After all, ISIS style-extremism appeals to a tiny minority of a tiny minority within Western societies. Even where it has proportionately more appeal, within Muslim majority communities, the attraction is minuscule. Moreover, there is no country in the world where we can imagine that an ISIS-style entity could conceivably emerge again, given that its neighbours and the world would immediately gather to crush it.

When it comes to white supremacy, and the wider universe of white nationalism that it draws from, none of that is the case. Sympathy for either white supremacy or white nationalism is far greater in our Western societies than any kind of ideology sympathetic to ISIS. Indeed, I would argue that even when we compare to the lure that ISIS-style ideology has in Muslim majority societies, we may even have more of a problem proportionally with white white supremacy. But we still do not call out white nationalism and white supremacism commensurate to the threats they pose.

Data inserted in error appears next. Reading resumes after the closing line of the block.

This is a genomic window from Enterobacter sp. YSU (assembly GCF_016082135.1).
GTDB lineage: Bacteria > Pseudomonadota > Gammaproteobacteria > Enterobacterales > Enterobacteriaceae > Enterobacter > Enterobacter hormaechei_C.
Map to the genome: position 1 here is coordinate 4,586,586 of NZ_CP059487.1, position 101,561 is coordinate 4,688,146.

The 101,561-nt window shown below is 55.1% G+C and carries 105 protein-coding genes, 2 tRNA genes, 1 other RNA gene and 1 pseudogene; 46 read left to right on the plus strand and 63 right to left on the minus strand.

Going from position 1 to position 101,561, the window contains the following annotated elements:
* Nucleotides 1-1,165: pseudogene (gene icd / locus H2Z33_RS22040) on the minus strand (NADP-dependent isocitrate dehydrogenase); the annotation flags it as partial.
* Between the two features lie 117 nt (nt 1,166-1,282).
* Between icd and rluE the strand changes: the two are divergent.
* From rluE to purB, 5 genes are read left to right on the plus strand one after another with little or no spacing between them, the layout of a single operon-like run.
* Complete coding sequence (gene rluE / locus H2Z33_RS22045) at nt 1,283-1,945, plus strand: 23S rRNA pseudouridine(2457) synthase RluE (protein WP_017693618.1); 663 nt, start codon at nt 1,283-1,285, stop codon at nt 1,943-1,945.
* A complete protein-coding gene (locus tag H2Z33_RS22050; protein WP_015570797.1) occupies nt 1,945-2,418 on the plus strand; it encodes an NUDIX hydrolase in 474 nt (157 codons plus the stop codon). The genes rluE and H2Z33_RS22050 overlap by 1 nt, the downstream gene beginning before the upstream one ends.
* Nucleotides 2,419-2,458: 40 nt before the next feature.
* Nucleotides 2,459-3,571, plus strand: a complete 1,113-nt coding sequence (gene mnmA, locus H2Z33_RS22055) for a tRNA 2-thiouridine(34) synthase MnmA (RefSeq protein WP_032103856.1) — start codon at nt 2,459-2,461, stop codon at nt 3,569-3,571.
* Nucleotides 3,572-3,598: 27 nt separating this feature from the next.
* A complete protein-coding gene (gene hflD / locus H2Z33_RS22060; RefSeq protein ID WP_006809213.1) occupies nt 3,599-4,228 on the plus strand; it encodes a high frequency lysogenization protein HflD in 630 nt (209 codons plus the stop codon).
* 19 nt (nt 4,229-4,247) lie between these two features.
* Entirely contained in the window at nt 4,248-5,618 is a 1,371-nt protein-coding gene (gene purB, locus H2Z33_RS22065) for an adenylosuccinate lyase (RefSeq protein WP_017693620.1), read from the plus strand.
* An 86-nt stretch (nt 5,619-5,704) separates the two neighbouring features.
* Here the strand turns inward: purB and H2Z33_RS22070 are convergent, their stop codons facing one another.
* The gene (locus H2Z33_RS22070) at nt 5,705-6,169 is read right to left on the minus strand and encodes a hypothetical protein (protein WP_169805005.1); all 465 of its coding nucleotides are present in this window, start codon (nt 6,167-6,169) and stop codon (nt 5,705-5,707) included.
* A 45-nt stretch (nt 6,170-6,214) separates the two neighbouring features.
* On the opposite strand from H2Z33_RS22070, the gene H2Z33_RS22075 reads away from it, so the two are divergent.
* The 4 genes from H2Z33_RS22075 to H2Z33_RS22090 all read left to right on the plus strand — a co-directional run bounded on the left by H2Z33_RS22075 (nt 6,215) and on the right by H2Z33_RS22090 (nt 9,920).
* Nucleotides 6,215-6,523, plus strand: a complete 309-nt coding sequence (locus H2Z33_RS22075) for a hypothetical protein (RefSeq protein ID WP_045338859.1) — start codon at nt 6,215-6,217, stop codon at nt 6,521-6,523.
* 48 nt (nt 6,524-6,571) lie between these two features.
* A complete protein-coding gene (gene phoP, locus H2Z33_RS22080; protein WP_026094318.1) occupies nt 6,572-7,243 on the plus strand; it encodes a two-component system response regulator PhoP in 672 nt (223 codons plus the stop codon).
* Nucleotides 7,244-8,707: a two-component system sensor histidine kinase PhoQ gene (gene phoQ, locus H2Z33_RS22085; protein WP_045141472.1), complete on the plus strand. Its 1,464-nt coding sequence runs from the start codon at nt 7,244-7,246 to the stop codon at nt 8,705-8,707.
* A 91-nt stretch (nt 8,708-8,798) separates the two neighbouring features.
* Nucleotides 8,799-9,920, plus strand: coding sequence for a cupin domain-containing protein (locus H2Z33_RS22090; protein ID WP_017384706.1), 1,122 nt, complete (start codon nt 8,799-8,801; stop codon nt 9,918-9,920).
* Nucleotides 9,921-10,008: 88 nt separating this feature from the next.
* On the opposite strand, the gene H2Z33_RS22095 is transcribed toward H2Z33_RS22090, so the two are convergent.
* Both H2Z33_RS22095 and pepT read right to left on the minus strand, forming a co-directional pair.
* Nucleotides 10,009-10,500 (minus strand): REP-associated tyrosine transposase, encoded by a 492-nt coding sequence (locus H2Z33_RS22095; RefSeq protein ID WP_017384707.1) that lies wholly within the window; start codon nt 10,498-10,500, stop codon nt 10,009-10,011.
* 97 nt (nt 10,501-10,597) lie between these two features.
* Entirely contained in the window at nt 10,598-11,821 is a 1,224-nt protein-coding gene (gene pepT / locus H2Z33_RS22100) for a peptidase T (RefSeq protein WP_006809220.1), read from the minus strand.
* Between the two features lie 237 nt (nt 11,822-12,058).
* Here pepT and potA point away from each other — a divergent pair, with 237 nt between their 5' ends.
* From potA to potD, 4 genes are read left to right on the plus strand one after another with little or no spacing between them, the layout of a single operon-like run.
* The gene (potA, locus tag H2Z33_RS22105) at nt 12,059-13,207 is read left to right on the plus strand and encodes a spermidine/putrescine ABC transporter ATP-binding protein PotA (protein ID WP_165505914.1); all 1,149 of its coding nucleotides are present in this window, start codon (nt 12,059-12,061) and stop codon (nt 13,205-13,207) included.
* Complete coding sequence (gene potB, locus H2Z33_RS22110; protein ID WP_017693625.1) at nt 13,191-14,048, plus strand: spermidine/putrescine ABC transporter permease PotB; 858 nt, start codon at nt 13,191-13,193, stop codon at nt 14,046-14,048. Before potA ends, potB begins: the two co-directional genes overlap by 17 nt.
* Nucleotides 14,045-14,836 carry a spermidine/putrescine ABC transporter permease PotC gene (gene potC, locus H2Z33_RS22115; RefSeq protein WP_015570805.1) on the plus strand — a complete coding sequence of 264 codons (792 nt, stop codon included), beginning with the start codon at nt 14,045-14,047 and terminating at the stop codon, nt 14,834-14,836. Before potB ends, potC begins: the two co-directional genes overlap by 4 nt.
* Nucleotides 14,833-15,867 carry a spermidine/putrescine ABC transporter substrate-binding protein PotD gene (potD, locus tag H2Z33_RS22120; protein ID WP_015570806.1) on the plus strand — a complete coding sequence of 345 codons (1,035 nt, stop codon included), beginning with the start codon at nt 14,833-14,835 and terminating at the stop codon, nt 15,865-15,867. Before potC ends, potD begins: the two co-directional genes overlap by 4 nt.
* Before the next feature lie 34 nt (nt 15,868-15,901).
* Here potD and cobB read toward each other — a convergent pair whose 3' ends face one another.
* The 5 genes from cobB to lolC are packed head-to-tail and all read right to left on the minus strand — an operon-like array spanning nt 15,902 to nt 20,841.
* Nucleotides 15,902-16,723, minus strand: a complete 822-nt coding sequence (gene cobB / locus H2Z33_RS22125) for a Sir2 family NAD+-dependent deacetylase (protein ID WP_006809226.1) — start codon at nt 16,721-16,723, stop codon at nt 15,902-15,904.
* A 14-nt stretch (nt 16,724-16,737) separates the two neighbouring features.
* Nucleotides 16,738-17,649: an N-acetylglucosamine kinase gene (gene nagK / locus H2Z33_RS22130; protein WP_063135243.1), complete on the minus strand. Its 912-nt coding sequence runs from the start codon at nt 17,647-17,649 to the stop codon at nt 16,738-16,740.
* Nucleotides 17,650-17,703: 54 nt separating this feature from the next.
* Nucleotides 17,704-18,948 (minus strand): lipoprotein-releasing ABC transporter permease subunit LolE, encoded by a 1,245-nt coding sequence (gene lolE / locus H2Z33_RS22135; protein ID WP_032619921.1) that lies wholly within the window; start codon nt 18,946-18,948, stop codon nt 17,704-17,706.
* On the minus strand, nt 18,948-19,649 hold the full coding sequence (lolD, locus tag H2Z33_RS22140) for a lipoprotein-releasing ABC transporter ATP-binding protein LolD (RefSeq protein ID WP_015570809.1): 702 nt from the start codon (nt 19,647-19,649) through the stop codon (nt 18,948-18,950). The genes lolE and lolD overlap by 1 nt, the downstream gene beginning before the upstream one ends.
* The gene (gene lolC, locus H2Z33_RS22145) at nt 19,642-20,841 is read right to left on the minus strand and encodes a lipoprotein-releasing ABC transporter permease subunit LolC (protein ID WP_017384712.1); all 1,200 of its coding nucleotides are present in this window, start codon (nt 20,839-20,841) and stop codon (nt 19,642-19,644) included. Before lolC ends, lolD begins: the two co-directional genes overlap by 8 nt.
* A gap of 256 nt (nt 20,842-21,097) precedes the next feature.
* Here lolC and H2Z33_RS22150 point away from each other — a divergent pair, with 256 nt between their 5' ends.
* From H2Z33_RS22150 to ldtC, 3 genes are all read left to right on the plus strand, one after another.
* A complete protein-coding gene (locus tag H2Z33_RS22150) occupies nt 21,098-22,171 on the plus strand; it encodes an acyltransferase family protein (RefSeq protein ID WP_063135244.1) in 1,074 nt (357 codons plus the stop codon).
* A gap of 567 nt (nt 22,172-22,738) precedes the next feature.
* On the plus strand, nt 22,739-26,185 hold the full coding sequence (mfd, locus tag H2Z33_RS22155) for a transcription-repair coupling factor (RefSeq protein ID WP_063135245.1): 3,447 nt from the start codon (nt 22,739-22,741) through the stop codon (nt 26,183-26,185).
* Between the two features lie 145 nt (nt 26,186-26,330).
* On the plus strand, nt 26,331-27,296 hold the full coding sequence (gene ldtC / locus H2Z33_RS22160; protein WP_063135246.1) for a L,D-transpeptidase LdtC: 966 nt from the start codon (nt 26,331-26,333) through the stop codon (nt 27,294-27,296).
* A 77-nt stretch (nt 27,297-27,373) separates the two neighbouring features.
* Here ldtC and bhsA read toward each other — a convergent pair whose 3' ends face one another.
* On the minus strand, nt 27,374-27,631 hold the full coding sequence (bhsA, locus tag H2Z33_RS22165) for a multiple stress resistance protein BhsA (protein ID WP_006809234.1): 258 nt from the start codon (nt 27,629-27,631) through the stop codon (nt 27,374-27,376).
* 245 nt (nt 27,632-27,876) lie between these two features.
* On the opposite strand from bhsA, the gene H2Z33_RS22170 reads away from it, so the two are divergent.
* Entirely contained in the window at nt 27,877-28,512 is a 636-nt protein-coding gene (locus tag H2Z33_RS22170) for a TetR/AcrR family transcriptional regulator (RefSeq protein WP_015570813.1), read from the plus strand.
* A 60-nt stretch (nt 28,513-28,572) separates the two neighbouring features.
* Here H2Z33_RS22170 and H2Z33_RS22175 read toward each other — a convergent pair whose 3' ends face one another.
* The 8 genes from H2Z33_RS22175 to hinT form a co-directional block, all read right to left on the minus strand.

Compare this to how we examine sectarianism in the Arab world. Sectarianism against Muslims of different sects, and non-Muslim faith communities like Christians or Yazidis, has claimed the lives of many. We regularly — and correctly — identify that sectarian discourse inhabits certain parts of the far-right portions of the Islamist universe, and thus the impact it has.

But when it comes to white supremacy, are we so clear and direct about the threat? Or do we minimize it?